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Bride in Assam

A Bride in Assam, wearing Sindoor on her forehead

Sindoor is a red powder (Vermilion), which is traditionally applied at the beginning or completely along the parting-line of a woman’s hair (also called mang) or as a dot on the forehead. Sindoor is the mark of a married woman in Hinduism. Single women wear the dot in different colors ("bindi" in Hindi) but do not apply sindoor in their mang. Hindu widows do not wear the sindoor, signifying that their husband is no longer alive. A version used in Hindu rituals or puja is known as Kumkum. This also lends itself to the name of a wedding ritual in some Hindu communities, known as 'Haldi-Kumkum'.


In Hindu culture, the tradition of wearing Sindoor or vermillion is said to have been prevailing through more than 5,000 years. Female figurines excavated at Mehrgarh, Baluchistan, show that sindoor was applied to the partition of women's hair even in early Harappan times. [1] Besides, legends says that Radha, the consort of Lord Krishna, turned the kumkum into a flame like design on her forehead. In the famous epic Mahabharata, Draupadi, the wife of the Pandavas, is believed to have wiped her sindoor in disgust and despair at the happenings in Hastinapur. Use of Sindoor has also been mentioned in The Puranas, Lalitha Sahasranamam and Soundarya Lahharis. [2]

In Hindu tradition, the practice of wearing vermilion/sindoor by married women has been explained with the help of mythology. According to the scholars, red is the color of power and vermilion represents the female energy of Sati and Parvati. Sati is considered an ideal Hindu wife because she gave her life for her husband's honor. Hindus believe that Goddess Parvati grants "Akhand Soubhagya" (lifelong good fortune) to all the females who wear sindoor in their hair parting. [3]

Sindoor expresses a woman's desire for a long life for their husbands. The reason sindoor is red is because it comes from vermilion, and it is said to represent strength and love. A woman's initial experience with the sindoor is during their marriage ceremonies. The displaying of the sindoor is considered very important since the bride belongs to the groom.[4][5]

Many experts in Vedic traditions say that the sindoor is placed on the part of the hair at a Hindu marriage ceremony to signify that the wife is now under the protection of her husband and that anyone who harms her would find that their blood would be shed.

Adi Sankaracharya writes in Soundarya Lahari (Translated bY P. R. Ramachander) [6]

(curing of all diseases)

Tanothu kshemam nas tava vadhana-saundarya lahari. Parivaha-sthrotah-saraniriva seemantha-saranih. Vahanti sinduram prabala-kabari-bhara-thimira-. Dvisham brindair bandi-krtham iva navin'arka kiranam; 44.

Oh mother, let the line parting thine hairs, Which looks like a canal, Through which the rushing waves of your beauty ebbs, And which on both sides imprisons, Your Vermillion , which is like a rising sun, By using your hair which is dark like, The platoon of soldiers of the enemy, Protect us and give us peace.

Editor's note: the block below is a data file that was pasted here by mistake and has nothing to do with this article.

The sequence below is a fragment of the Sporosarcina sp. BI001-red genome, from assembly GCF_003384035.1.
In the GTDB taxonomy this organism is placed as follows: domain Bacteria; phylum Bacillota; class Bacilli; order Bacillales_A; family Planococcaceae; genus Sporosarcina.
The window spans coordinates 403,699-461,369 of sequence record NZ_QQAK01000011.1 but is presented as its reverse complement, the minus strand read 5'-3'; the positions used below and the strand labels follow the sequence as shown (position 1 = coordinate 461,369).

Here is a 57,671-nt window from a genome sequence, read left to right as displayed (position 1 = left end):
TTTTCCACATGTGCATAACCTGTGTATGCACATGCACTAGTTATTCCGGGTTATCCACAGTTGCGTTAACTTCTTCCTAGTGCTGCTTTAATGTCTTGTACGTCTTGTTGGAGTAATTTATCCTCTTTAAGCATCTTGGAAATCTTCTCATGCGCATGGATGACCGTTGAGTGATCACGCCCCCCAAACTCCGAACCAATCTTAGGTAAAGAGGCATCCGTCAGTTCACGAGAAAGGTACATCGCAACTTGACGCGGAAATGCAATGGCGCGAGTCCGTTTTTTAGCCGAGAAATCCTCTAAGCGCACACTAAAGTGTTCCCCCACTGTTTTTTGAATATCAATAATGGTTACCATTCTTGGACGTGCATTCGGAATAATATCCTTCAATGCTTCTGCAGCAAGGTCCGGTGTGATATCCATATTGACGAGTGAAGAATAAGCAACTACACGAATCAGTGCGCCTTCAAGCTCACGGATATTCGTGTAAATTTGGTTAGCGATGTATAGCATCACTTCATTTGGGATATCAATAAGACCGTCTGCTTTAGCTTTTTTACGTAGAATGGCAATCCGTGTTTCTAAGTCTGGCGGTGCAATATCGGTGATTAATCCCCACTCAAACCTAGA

Red tikka powder

sindoor (vermillion)

In general, using sindoor is a Hindu tradition, and not followed by Muslim women. In the 19th century, sindoor was one of the rituals that a Sufi leader Sharafuddin Maneri had permitted Bangladeshi Muslim women to practice; however, soon thereafter a reformist organization was established to eliminate it.[7]

Though most Indian women do continue to wear the bindi, it has become a decorative accessory often applied as a sticker.

In early 2008, allegations of high lead content led the U.S. Food and Drug Administration to reduce sales of Sindoor in grocery stores.[8]

In popular culture

Shop selling Sindoor (Vermilion) in Pushkar, Rajasthan

Shop selling Sindoor (Vermilion) in Pushkar, Rajasthan

There are many Indian movies and dramas involving sindoor — Sindoor Tere Naam Ka and the movie Sindoor released in 1987 — with their themes revolving around the ritual's significance.


Traditional sindoor was made with turmeric and alum or lime, or from other herbal ingredients.[9] Many commercially available powders are usually mercury or lead compounds (e.g., powdered red lead); these are toxic and can cause lead poisoning.[9][10] However, Mangalore Kunkuma, traditionally prepared by mixing powdered and burnt betel nut with turmeric is available in some shops in South India.


  1. Vermillion/Sindoor
  2. History and Significance of Sindoor
  3. Vermillion/Sindoor
  4. Ahearn, Laura M (2001). Invitation to love: Literacy, Love Letters, & Social Change in Nepal. University of Michigan : Michigan. pp. 95. 
  5. Selwyn, Tom (December 1979). "Images of Reproduction: An Analysis of a Hindu Marriage Ceremony". JSTOR 14 (4): 684–698. 
  7. Akbar, M J (2002). The Shades of Swords: Jihad and the conflict between Islam and Christianity. Routledge: London, New York. pp. 111. 
  8. "After sindoor, bindi taken off American shelves". IBN Live. 2008-03-04. Retrieved 2008-03-09. 
  9. 9.0 9.1 Kapoor, V P (July 2007). "Kohl and Sindoor: the potential source of lead poisoning". EnviroNews 13 (3). Retrieved 2008-03-09. 
  10. "The Hazards of Synthetic Sindoor". Hinduism Today. 2004-10-12. Retrieved 2008-03-09. 


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